Popular history

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Popular history is a broad and somewhat ill-defined genre of historiography that takes a popular approach, aims at a wide readership, and usually emphasizes narrative, personality and vivid detail over scholarly analysis. The term is used in contradistinction to professional academic or scholarly history writing which is usually more specialized and technical and, thus, less accessible to the general reader.

Conceptualizations[edit]

It is proposed that popular history is a "moral science" in the sense that recreates the past not only for its own sake but also to underscore how history could facilitate an ethically responsible present.[1] Some view it as history produced by authors who are better interlocutors capable of translating the language of scientificity to ordinary everyday language.[2]

Some scholars partly attributed the development of popular history to the increase of writers-turned-historians such as Benson Lossing, David Pae, and Mary Botham Howitt, who wrote historical events "in good style" and, thus, more appealing to the public.[1]

Popular historians[edit]

Some popular historians are without academic affiliation while others are academics, or former academics, that have (according to one writer) "become somehow abstracted from the academic arena, becoming cultural commentators".[3] Many worked as journalists, perhaps after taking an initial degree in history. Popular historians may become nationally renowned or best-selling authors and may or may not serve the interests of particular political viewpoints in their roles as "public historians". Many authors of "official histories" and "authorized biographies" would qualify as popular historians serving the interests of particular institutions or public figures.

Popular historians aim to appear on the "general lists" of general publishers, rather than the university presses that have dominated academic publishing in recent years. Increasingly, popular historians have taken to television where they are able, often accompanying a series of documentaries with a tie-in book.

Examples[edit]

Academics[edit]

Recent examples of American popular historians with academic affiliations include Stephen E. Ambrose, Doris Kearns Goodwin and Pauline Maier.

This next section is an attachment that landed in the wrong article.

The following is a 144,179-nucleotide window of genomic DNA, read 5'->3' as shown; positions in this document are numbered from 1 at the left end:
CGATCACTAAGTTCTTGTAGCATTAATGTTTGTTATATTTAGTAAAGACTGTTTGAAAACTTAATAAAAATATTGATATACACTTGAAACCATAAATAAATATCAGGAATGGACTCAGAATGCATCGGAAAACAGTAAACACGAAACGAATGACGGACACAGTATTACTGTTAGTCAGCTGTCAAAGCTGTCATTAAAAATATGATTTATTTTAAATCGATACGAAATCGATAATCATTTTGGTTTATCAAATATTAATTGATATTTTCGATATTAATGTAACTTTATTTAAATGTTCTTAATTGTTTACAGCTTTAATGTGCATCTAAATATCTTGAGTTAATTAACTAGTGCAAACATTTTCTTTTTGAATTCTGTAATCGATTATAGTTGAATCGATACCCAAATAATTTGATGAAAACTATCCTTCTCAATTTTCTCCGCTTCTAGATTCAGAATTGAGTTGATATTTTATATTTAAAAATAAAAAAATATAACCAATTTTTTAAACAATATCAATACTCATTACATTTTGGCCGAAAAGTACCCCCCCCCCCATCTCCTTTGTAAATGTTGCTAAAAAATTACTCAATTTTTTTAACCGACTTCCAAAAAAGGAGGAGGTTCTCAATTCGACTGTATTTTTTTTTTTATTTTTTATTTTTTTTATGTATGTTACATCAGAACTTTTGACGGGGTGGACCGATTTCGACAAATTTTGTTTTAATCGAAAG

Recent examples of British popular historians who are also academics include Niall Ferguson, Mary Beard, Christopher Hibbert, Tom Holland, and Simon Schama, and – from a previous generation – Eric Hobsbawm, Paul Johnson, E. P. Thompson, A. J. P. Taylor (an early pioneer of history on television) and Christopher Hill. Much of Hugh Trevor-Roper's output was also directed at a popular audience. There is also Stella Tillyard and her work Aristocrats, which combined scholarly research with the popular method of presentation.[4]

Non academics[edit]

American non-academics include Walter Lord, Bruce Catton, Dan Carlin, Shelby Foote, David McCullough, Daniel J. Boorstin, Max Cutler, Ron Cutler, and Barbara W. Tuchman.

John Julius Norwich, Nirad Chaudhuri, Ramchandra Guha, Charles Allen, Rutger Bregman and Tariq Ali are popular British historians who have never been academics.

See also[edit]

References[edit]

  1. ^ a b Pfitzer, Gregory M. (2008). Popular History and the Literary Marketplace, 1840-1920. Amherst and Boston: University of Massachusetts Press. pp. 40, 41. ISBN 978-1-55849-625-5.
  2. ^ Korte, Barbara; Paletschek, Sylvia (2014-03-31). Popular History Now and Then: International Perspectives. Bielefeld: transcript Verlag. p. 17. ISBN 978-3-8376-2007-8.
  3. ^ De Groot, Jerome (2009), Consuming History: Historians and Heritage in Contemporary Popular Culture, Routledge, pg 15.
  4. ^ Heinen, Sandra; Sommer, Roy (2009-09-04). Narratology in the Age of Cross-Disciplinary Narrative Research. Berlin: Walter de Gruyter. p. 228. ISBN 978-3-11-022242-5.

Further reading[edit]